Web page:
In the New Testament, in the parable of the good Samaritan, olive oil is poured to soothe and to heal. In the anointing of kings and priests in the Old Testament, it is again oil that is poured on the head as an image of the grace of God that comes down and flows on them (Ps I33:2) giving them new power to fulfil what is beyond human capabilities. The king is to stand on the threshold, between the will of men and the will of God, and he is called to lead his people to the fulfilment of God’s will; the priest also stands on that threshold, to proclaim the will of God and to do even more: to act for God, to pronounce God’s decrees and to apply God’s decision.

The oil speaks first of all of the end of the wrath of God, of the peace which God offers to the people who have offended against him; further it speaks of God healing us in order that we should be able to live and become what we are called to be; and as he knows that we are not capable with our own strength of fulfilling either his will or the laws of our own created nature, he pours his grace abundantly on us (Rom 5:20). He gives us power to do what we could not otherwise do.

The words milost and pomiluy in Slavonic have the same root as those which express tenderness, endearing, and when we use the words eleison, ‘have mercy on us’, pomiluy, we are not just asking God to save us from His wrath – we are asking for love.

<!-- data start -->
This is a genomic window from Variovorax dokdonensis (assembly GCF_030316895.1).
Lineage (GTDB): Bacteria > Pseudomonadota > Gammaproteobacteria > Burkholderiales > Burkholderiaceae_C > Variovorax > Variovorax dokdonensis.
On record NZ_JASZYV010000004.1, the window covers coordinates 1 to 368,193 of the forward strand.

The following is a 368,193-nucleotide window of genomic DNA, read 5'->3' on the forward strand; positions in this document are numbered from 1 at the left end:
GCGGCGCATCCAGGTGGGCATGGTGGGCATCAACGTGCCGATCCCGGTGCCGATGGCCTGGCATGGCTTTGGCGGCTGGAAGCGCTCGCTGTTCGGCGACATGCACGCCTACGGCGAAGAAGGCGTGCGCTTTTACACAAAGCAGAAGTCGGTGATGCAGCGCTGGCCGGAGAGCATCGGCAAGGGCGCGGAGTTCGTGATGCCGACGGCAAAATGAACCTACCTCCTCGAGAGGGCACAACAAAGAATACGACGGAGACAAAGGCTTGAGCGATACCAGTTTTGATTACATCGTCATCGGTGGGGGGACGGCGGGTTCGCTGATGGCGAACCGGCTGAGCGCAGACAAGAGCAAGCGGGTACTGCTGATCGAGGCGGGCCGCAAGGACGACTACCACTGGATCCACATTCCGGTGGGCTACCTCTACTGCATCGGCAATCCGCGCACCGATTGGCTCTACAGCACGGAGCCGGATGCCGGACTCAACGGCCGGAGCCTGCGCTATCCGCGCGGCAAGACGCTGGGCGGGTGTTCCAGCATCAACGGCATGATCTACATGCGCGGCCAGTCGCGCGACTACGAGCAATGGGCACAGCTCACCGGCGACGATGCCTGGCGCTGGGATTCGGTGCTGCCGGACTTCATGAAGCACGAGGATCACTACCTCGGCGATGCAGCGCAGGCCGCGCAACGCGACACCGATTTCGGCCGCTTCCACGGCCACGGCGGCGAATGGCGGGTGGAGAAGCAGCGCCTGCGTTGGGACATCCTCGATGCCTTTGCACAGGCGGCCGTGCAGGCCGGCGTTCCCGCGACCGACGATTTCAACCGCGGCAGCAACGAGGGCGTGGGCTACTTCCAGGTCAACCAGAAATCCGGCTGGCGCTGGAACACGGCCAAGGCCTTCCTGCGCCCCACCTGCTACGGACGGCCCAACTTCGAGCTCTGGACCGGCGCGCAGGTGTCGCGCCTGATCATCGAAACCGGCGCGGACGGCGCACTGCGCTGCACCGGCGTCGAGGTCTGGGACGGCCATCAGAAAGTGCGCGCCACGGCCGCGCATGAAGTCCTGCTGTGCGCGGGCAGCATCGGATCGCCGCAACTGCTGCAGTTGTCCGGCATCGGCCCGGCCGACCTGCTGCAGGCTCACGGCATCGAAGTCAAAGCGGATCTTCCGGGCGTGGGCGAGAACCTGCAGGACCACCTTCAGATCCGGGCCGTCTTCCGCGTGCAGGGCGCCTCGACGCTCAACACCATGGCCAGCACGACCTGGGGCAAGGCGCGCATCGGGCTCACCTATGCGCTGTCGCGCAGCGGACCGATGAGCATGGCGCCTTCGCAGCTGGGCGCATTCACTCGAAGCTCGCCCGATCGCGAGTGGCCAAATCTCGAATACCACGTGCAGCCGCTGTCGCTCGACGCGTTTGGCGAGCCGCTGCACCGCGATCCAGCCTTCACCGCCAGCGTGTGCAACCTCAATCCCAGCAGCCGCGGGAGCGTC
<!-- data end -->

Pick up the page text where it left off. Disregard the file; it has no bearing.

If we turn back to the words of the Jesus Prayer, ‘Lord Jesus Christ, Son of God, have mercy on me, a sinner’, we see that the first words express with exactness and integrity the gospel faith in Christ, the historical incarnation of the Word of God; and the end of the prayer expresses all the complex rich relationships of love that exist between God and his creatures.

The Jesus Prayer is known to innumerable Orthodox, either as a rule of prayer or in addition to it, as a form of devotion, a short focal point that can be used at any moment, whatever the situation.

Numerous writers have mentioned the physical aspects of the prayer, the breathing exercises, the attention which is paid to the beating of the heart and a number of other minor features. The Philokalia is full of detailed instructions about the prayer of the heart, even with references to the Sufi technique. Ancient and modern Fathers have dealt with the subject, always coming to the same conclusion: never to attempt the physical exercises without strict guidance by a spiritual father.